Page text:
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Textures add depth and variety to the levels of transparency throughout, allowing sculptural furniture to be showcased in the process.

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A Gervasoni Brass 95 pendant sits floating above the darkened timber dining table, facilitating reflections and adding to the mood of the space.

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Open and linear sightlines connect the interior spaces while connecting outward.

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Layering muted neutrals with refined metal elements elevate each of the spaces while allowing the landscape to remain a central focus.

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As the home sits sheltered from the street and the neighbours, an extensive garden wall creates a cocooned and private outdoor space, including the pool. The inclusion of a wood-burning stove to the north creates a dedicated outdoor space year-round, regardless of the season.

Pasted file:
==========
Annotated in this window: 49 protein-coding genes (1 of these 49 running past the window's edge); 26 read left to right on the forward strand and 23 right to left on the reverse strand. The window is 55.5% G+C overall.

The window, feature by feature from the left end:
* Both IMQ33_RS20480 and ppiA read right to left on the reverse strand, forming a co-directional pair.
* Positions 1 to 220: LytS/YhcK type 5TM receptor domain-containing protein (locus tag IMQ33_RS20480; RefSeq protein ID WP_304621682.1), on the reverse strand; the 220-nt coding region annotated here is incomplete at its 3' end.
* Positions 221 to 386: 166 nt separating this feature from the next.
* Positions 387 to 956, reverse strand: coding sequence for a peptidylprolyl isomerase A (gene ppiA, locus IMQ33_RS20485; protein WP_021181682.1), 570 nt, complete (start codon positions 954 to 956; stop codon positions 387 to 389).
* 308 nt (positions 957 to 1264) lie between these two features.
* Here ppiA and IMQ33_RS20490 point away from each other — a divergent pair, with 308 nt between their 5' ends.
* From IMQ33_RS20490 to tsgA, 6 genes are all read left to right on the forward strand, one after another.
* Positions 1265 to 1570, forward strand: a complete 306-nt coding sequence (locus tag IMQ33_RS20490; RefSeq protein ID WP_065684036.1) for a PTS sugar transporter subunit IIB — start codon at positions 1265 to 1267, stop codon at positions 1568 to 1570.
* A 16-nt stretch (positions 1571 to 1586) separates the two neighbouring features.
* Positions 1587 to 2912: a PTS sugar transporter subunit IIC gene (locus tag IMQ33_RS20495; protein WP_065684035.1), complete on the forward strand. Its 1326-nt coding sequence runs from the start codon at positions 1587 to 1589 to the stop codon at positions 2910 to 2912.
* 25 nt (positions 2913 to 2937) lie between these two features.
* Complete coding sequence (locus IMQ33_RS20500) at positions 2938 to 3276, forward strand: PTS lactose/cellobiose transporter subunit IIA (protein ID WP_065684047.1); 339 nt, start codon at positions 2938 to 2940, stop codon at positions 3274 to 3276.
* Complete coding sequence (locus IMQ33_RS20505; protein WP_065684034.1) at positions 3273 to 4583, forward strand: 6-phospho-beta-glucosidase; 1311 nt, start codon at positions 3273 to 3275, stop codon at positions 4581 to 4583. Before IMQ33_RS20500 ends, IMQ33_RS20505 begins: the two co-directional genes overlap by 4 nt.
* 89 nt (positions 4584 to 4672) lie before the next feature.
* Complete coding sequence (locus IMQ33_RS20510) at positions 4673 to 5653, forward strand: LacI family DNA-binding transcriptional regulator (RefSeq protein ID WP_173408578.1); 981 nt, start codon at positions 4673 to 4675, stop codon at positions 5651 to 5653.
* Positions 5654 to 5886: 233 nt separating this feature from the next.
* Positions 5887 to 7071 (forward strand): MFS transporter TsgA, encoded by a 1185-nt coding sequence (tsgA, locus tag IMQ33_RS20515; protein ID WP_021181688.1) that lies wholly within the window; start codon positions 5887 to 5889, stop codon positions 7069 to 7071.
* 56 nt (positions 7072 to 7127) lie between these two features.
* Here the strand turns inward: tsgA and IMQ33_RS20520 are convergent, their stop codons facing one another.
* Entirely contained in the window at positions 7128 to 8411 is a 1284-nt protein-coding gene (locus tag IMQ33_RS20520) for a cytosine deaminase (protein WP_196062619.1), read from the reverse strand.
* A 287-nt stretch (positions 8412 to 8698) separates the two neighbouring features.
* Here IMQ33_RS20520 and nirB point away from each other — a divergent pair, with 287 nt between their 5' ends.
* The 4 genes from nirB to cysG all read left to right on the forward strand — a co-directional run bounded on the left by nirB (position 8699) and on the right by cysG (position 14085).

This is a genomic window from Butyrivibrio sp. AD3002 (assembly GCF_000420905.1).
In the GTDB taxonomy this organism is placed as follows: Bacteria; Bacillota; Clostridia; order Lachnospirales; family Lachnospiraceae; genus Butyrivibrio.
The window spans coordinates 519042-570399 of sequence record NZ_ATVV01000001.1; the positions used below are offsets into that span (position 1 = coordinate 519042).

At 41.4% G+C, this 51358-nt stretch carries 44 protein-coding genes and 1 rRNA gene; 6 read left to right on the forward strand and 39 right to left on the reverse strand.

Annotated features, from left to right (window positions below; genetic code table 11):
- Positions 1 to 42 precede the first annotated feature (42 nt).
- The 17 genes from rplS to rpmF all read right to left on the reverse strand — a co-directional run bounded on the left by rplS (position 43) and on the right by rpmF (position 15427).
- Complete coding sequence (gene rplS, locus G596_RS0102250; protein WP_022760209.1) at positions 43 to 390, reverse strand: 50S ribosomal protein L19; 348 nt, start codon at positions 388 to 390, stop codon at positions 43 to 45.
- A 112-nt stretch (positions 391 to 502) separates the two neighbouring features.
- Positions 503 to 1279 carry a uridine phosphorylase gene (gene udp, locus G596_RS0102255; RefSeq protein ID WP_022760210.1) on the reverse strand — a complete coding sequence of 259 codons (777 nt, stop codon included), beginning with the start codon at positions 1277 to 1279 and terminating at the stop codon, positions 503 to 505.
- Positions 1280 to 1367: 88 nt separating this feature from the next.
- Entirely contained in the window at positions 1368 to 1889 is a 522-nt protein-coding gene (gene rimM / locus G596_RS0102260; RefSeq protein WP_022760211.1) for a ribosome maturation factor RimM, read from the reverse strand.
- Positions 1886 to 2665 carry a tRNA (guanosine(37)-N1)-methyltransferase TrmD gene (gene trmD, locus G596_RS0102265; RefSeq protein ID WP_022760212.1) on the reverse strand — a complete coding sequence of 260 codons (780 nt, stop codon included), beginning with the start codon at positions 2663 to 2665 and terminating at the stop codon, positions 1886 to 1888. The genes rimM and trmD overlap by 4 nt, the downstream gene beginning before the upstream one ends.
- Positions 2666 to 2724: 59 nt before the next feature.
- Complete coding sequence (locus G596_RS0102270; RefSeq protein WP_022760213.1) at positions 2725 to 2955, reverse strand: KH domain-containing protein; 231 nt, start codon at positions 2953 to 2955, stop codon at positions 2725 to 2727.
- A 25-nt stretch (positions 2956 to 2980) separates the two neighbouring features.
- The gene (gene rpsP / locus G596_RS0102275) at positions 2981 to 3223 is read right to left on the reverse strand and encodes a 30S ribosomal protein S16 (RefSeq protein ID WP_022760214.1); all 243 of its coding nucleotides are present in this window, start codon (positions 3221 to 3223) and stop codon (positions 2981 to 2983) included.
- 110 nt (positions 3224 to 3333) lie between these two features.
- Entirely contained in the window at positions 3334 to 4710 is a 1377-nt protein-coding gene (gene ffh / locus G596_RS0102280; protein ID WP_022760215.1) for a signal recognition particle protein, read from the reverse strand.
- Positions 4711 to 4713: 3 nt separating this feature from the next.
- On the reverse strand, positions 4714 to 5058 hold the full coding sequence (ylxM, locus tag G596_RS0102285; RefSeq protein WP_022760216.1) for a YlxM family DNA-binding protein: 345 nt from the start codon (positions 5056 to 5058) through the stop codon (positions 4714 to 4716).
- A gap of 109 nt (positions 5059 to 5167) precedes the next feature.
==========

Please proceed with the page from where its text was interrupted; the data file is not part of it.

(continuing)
Villa RS becomes a natural and welcomes addition to place by engaging in a contemporary rhythm externally.

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The post Villa RS by JUMA Architects appeared first on Est Living | Interiors, Architecture, Designers & Products.



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Kolon Loft by Norm Architects | Global Architecture


Founded by Frits Jensen, who began inventing hinge systems, Danish cabinet makers Kolon have been creating cabinetry since 1972. The family-owned company’s work is often recognised by the signature Kolon hinge that features two exposed dots. In the bathroom, Kolon crafted a walnut cabinet that envelopes striking marble sourced from Borderstone and brass fittings from German designer DornbrachtExpressive stone counterbalances the softness of linen and leather in the bedroom, where artisanal details such as the Kolon wardrobes and window seat with drawers reflect the bathroom cabinetry. 

The collaboration between Kolon and Norm Architects also reveals itself in the study, through the recessed shelving and custom desk. “When recognising that there is no one-size-fits-all solution, that’s when everything comes together to form a balanced space; when design mirrors the architecture and vice-versa,” Jonas explains.